Prime Minister and Minister of National Security, Dr. Timothy Harris on Tuesday hailed late Stanley Franks, the twin-island federation’s longest-serving Commissioner of Police who died at the age of 79, as a true leader.
“Mr. Stanley V. Franks demonstrated true leadership as he adeptly charted the direction of the Royal St. Christopher and Nevis Police Force (RSCNPF) into the post-Independence period and further professionalized it during a transformational era for both law enforcement and society,” Prime Minister Harris said over the weekend.
Reflecting on the life of Franks who enlisted in the Police Force in February 1960 and retired in October 1993, serving as police chief for the last 13 of those years, Harris noted that, “country above self was a personal credo for Mr. Franks”.
“It was this meticulous commitment to serving his country that drew accolades from Her Majesty Queen Elizabeth II, who recognized his courage and conspicuous devotion to duty with the Queen’s Police Medal in the New Year’s Honours list for 1983 then with the Lieutenant of the Royal Victorian Order during her visit to the Federation in October 1985.
“Commissioner Franks was an impressive repository of information and experience for the men and women of the Royal St. Christopher and Nevis Police Force and the Ministry of National Security in general. In January, when former Commissioner of Police Mr. Robert Jeffers died at the age of 70, my office phoned Mr. Franks, who was quick to reminisce fondly about his friend and colleague,” Harris added.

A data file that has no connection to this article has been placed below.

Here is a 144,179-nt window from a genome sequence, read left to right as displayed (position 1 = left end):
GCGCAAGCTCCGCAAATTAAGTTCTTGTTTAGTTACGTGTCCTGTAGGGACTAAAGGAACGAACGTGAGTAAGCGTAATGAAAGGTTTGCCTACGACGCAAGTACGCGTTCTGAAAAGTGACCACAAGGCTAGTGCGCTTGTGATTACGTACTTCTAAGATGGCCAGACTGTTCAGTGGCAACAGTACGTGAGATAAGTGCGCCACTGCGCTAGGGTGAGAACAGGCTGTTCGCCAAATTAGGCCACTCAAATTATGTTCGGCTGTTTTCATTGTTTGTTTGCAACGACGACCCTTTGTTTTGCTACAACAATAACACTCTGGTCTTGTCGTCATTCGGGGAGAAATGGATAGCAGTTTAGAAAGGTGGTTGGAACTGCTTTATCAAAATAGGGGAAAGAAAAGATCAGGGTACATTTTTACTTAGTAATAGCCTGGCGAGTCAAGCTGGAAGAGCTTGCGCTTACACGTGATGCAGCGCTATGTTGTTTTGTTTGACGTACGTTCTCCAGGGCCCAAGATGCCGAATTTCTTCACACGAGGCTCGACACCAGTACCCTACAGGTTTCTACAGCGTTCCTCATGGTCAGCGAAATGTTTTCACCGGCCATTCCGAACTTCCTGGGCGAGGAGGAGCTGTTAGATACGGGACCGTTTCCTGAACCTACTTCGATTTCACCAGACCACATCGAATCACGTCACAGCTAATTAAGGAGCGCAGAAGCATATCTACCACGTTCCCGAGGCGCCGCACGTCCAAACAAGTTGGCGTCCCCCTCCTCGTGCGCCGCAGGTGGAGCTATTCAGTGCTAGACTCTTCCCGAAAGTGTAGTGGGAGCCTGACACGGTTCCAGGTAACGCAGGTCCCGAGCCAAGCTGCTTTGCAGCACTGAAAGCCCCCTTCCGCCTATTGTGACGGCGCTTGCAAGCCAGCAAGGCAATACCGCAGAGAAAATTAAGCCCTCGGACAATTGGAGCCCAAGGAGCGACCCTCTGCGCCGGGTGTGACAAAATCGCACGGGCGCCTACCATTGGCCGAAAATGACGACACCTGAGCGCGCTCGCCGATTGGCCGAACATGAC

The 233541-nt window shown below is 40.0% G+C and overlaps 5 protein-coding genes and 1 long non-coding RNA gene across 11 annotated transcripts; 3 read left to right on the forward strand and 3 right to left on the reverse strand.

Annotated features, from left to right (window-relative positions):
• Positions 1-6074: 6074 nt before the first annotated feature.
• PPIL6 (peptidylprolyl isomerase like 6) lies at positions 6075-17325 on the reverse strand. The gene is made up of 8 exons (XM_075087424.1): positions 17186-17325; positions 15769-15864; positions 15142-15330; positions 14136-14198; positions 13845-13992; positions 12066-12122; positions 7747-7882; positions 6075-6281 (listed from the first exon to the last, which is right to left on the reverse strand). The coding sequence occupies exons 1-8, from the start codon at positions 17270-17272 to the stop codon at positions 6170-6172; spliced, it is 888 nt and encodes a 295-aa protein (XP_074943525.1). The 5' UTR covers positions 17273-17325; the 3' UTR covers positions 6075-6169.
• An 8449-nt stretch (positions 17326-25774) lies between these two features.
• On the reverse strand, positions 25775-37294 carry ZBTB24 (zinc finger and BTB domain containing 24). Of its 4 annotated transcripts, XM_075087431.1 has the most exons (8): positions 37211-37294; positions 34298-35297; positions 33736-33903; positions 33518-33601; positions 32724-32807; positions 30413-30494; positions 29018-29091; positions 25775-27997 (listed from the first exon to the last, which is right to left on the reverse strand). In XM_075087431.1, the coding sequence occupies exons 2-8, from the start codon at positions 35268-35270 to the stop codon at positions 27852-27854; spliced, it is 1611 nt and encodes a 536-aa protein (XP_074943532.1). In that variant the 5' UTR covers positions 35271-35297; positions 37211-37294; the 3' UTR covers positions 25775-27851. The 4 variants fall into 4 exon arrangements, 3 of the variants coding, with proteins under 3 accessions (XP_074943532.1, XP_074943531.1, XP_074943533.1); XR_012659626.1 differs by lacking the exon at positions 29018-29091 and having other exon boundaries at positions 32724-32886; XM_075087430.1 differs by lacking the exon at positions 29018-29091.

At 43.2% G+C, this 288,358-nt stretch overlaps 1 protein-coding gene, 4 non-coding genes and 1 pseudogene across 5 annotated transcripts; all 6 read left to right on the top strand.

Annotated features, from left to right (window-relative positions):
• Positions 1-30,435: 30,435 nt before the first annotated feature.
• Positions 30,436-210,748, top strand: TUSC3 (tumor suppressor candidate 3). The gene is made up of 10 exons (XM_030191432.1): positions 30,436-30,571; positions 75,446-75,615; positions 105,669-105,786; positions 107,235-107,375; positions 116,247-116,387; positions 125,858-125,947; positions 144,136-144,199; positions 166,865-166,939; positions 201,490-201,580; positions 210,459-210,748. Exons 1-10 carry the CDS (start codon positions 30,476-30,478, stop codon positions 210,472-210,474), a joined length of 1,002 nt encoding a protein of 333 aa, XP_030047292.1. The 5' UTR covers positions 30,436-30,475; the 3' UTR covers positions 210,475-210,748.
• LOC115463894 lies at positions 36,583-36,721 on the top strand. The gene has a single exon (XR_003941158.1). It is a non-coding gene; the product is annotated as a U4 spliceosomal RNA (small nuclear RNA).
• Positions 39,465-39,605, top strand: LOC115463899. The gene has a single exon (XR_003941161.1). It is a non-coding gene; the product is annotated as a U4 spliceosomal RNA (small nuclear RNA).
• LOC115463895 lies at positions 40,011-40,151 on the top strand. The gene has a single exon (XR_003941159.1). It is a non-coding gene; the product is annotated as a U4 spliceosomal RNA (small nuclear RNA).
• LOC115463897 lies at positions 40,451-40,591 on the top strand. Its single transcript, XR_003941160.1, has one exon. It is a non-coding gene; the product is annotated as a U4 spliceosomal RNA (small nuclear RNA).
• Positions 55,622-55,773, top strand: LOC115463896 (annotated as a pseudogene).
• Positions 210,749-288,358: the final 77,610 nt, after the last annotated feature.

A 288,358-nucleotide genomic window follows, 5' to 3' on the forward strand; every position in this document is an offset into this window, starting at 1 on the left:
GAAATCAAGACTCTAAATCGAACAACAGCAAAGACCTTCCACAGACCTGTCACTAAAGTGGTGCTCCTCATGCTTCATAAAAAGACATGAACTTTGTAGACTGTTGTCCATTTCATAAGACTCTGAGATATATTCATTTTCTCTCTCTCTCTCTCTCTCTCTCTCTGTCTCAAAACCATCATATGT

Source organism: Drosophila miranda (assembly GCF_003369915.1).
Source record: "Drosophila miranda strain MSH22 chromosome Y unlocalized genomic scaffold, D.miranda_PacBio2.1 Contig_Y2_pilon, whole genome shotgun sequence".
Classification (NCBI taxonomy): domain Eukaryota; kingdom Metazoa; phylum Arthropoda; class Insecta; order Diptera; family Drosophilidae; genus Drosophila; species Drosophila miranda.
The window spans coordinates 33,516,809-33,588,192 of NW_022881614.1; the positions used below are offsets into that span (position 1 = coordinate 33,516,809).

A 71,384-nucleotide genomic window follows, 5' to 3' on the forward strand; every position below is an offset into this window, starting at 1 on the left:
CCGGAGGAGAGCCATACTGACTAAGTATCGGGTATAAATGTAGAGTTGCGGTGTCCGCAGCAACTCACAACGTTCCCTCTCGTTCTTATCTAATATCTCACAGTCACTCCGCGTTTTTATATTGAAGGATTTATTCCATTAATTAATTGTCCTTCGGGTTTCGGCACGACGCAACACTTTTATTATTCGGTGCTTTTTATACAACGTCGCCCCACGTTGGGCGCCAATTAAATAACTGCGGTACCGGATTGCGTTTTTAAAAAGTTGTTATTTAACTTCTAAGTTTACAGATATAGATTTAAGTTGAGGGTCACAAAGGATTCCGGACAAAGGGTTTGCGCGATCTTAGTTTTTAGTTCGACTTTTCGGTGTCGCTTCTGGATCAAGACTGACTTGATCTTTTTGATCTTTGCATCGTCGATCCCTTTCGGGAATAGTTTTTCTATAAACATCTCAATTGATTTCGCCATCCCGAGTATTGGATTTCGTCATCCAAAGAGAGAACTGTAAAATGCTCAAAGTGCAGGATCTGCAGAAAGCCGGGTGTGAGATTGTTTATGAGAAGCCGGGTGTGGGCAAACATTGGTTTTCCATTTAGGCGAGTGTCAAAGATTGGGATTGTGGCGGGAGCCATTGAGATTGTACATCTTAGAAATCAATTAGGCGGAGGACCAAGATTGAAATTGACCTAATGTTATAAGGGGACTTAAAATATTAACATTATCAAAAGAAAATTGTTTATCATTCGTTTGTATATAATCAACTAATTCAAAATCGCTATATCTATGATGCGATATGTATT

Current Commissioner of Police Ian Queeley, in a statement on Monday, said it was another sad day in the history of the Royal St. Christopher and Nevis Police Force as they mourned the loss of another pioneer and stalwart of the federation.
“This was a man who epitomized the true spirit and meaning of selflessness, service and country above self. He will be remembered as a visionary leader who went to great lengths to ensure that the RSCNPF was well placed to deal with the challenges of modern policing. His contribution to its development and, by extension, security in the federation is undoubtedly nothing short of herculean. His input will be etched in the annals in our nation’s history books. His pioneering work has reaped dividends, and will continue to do so long after his sojourn on earth,” he said of Franks.
“In my considered opinion, he lived a full and rewarding life pleasing to God and man. He was a man amongst men during his time and I am very humbled and privileged to be a part of his legacy in so many ways,” Queeley added.
After retiring from the Police Force, Franks served for more than 20 years as a member of the Police Service Commission, representing the Police Welfare Association.
He also owned and operated Diamond Security Services Inc. for the past 25 years, leveraging his extensive law enforcement background to bolster the security environment of his clients’ businesses and homes, and, by extension, his country.
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